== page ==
Chargers' Okung Issues Call to Action for NFL Players – New York Times

By KEN BELSONOctober 13, 2017

In an unusual and public call to arms, a Los Angeles Chargers lineman said he would post a letter online Friday morning urging the league’s 1,700 players to take a unified stand against pressure from N.F.L. team owners to curb demonstrations during the national anthem before games.

“We can either wait until we receive our respective marching orders, speak up individually, or find a way to collaborate, and exercise our agency as the lifeblood of the league,” the player, Russell Okung, wrote, according to a copy of the letter provided to The Times.

Okung’s nearly 900-word manifesto takes N.F.L. owners to task for making decisions on anthem demonstrations, which have typically involved players kneeling or sitting during the anthem, without broadly consulting players. The owners plan to meet next week to discuss the demonstrations, which were originally intended to draw attention to racial inequality and police shootings of African-Americans.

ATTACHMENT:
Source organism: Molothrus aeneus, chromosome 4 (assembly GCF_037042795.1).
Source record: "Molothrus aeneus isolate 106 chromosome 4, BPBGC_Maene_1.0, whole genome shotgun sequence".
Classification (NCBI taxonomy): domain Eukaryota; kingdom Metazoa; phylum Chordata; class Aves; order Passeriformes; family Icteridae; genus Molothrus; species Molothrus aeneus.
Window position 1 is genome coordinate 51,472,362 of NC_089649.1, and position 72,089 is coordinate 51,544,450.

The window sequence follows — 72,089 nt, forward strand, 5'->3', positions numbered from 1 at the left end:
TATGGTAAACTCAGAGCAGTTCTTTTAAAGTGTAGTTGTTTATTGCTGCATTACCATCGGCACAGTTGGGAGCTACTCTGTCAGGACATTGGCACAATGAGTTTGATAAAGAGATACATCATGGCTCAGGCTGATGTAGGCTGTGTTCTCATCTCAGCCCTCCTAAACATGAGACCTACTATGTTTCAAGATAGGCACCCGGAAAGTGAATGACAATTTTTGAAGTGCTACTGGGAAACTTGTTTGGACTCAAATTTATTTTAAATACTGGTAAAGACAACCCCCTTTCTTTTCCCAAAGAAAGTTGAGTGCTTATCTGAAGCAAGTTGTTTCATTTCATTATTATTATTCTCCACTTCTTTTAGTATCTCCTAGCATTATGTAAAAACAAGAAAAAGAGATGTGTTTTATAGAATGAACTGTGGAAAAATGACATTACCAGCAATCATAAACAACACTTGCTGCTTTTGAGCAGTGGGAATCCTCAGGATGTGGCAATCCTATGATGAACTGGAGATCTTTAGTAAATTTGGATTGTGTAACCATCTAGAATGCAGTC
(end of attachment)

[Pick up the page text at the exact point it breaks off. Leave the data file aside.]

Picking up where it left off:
But that initial message has become blurred, and owners could be prepared to issue restrictions on the protests, especially after drawing condemnation from President Trump and a number of fans in recent weeks.

Trump has said that players who kneel or sit during the national anthem are disrespecting the flag and the military, though many players say it is their patriotic duty to bring attention to social injustice and other ills in society.

In a phone interview on Thursday, Okung said he wrote the letter as a way to move players’ focus away from the president’s agenda and back toward their own goals of addressing inequity.

“I’m about shifting the narrative. We can’t be distracted by what he is trying to do,” Okung said of the president. “We’re honing our voice. We’re not unified against Trump, we’re unified against social injustice.”

In his letter, Okung, an offensive lineman who was named to the Pro Bowl after

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